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Long Plane Rides Raise Risk of Rare Stroke

Chances elevated in people with heart deformity

Please note: This article was published more than one year ago. The facts and conclusions presented may have since changed and may no longer be accurate. And "More information" links may no longer work. Questions about personal health should always be referred to a physician or other health care professional.

HealthDay Reporter

(HealthDay is the new name for HealthScoutNews.)

TUESDAY, June 24, 2003 (HealthDayNews) -- A long airplane flight can increase the risk of having a rare type of stroke, a new study says.

The stroke type occurs in those who have a deformity called a patent foramen ovale, an opening between two of the heart's chambers. While up to 30 percent of the general population has this condition, most are unaware they do. And long-term air travel boosts the risk of getting this type of stroke when the abnormality is present, the authors say.

While the link between air travel and blood clots in the lungs has been widely studied and publicized, a connection between flying and strokes has not been fully explored till now.

The new study, appearing in the June 24 issue of Neurology, may be the first to report on it, the researchers say.

But the study's co-author says the findings should not alarm most passengers.

"It's a real problem but a small one," says Dr. Stephen W. Borron, an associate clinical professor of emergency medicine and medicine at George Washington University School of Medicine in Washington, D.C.. "There are millions of passenger miles [logged] without any problems."

Borron and his colleagues from Avicenne Hospital in Bobigny, France, examined passengers arriving at Paris' Charles de Gaulle Airport over an eight-year period, from 1993 to 2000. Of the 155 million passengers, 65 were tended by a medical team for lung blood clots. And of those, four passengers, or 6 percent of those with lung blood clots, had strokes.

All four of those had the patent foramen ovale, the researchers say.

What happens, the researchers say, is that air travel can increase the risk of developing blood clots in the legs, which can then travel to the lungs and block an artery. Sometimes, the heart openings can allow the blood clot to enter the brain blood vessels and cause a stroke.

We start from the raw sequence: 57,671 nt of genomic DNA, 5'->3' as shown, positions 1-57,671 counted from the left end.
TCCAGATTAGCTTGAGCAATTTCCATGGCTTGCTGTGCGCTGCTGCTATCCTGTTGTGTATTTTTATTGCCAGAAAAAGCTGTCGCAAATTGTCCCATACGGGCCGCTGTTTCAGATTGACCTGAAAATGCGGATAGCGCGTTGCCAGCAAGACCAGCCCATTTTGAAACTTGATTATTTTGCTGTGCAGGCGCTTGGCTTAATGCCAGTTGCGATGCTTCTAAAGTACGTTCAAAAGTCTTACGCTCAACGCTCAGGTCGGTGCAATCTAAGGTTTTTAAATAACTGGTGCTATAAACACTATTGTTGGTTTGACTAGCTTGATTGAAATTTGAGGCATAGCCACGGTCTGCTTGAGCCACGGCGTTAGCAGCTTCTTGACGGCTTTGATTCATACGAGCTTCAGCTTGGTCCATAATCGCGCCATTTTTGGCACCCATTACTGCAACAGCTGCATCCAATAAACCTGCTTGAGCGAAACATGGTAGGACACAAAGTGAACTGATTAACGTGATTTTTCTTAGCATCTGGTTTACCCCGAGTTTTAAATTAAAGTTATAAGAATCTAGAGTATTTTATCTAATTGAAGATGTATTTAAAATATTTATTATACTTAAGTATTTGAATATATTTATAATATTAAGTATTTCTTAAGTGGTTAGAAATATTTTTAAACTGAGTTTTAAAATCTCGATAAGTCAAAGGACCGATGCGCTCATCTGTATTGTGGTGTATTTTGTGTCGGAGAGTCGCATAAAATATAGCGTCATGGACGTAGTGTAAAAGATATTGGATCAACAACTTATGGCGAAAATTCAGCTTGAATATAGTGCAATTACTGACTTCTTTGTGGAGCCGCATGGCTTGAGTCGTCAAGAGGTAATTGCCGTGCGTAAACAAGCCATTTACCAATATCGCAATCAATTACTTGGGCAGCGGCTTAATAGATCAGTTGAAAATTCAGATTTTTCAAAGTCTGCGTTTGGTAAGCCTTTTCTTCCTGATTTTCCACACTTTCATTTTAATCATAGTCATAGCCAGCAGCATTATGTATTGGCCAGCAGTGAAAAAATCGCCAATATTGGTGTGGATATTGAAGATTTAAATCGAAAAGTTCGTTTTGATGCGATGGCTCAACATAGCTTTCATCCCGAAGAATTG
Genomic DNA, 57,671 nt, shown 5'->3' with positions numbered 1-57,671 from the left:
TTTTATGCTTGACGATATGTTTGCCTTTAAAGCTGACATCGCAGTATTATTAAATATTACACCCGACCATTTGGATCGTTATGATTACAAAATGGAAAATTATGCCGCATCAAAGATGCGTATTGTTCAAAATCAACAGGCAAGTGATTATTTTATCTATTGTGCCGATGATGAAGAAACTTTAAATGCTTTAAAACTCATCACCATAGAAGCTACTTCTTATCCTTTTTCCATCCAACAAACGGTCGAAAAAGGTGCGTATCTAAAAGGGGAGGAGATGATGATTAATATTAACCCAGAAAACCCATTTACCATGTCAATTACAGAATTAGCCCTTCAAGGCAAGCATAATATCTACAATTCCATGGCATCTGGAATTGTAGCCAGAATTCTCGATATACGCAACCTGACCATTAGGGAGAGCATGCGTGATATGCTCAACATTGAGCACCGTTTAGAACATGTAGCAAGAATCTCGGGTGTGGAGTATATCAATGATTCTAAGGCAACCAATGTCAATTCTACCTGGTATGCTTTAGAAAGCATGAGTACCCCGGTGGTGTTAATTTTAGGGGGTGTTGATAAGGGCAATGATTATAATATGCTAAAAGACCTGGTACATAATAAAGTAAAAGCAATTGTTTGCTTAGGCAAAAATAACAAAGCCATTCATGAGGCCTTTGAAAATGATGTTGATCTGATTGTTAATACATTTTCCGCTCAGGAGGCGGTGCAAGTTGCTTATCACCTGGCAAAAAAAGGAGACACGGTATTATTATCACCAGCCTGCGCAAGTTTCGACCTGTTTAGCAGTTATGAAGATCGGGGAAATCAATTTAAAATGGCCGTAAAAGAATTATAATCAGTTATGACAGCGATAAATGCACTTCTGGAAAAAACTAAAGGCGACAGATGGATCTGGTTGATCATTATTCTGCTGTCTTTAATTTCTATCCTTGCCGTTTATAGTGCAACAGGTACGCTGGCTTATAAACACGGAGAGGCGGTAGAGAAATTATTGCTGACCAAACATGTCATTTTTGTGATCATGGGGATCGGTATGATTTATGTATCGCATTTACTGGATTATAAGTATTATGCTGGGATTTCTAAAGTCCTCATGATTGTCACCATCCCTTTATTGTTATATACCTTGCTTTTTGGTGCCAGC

Putting the risk in perspective, Borron says, "Passengers traveling long distances, over 3,500 miles, appear to be at some increased risk, albeit small, of having a blood clot travel to the lungs. If they have patent foramen ovale, there is also a risk that the clot could travel to the brain. It must be emphasized that the number of people who have blood clots during air travel is low."

At greater risk, he says, is anyone who has had surgery within the previous month, those with cancer or previous blood clots, pregnant women, and anyone who has been immobile longer than three days.

"The results of this study are not surprising," says another expert, Dr. Cathy Helgason, director of the cerebrovascular service at the University of Illinois College of Medicine in Chicago.

Most people with the heart abnormality would not know they have it, Borron says, unless they have had an echocardiogram of the heart or cardiac catheterization.

Both Borron and Helgason advise passengers flying more than 3,500 miles to take precautions.

"Anyone traveling long distances should be aware of the findings of this study," Helgason says. "Frequent walks up and down aisle, exercise of the lower extremities and arms, as well as maintenance of good hydration under such circumstances, should play a role in prevention."

"If you are taking a long flight, make sure you get a little exercise on the plane," Borron agrees.

If you can't walk up and down the aisle, he adds, do in-seat exercises, moving your ankles to keep the blood flowing.

In an earlier study of lung blood clots, Borron found that 85 percent of those affected had not moved around during the lengthy flight.

More information

For more information on stroke risk factors, click on the National Institute of Neurological Disorders and Stroke or the American Heart Association.

SOURCES: Stephen W. Borron, M.D., M.S., associate clinical professor of emergency medicine and medicine, George Washington University School of Medicine, Washington, D.C.; Cathy Helgason, M.D., professor of neurology and director of cerebrovascular service, University of Illinois College of Medicine, Chicago; June 24, 2003, Neurology

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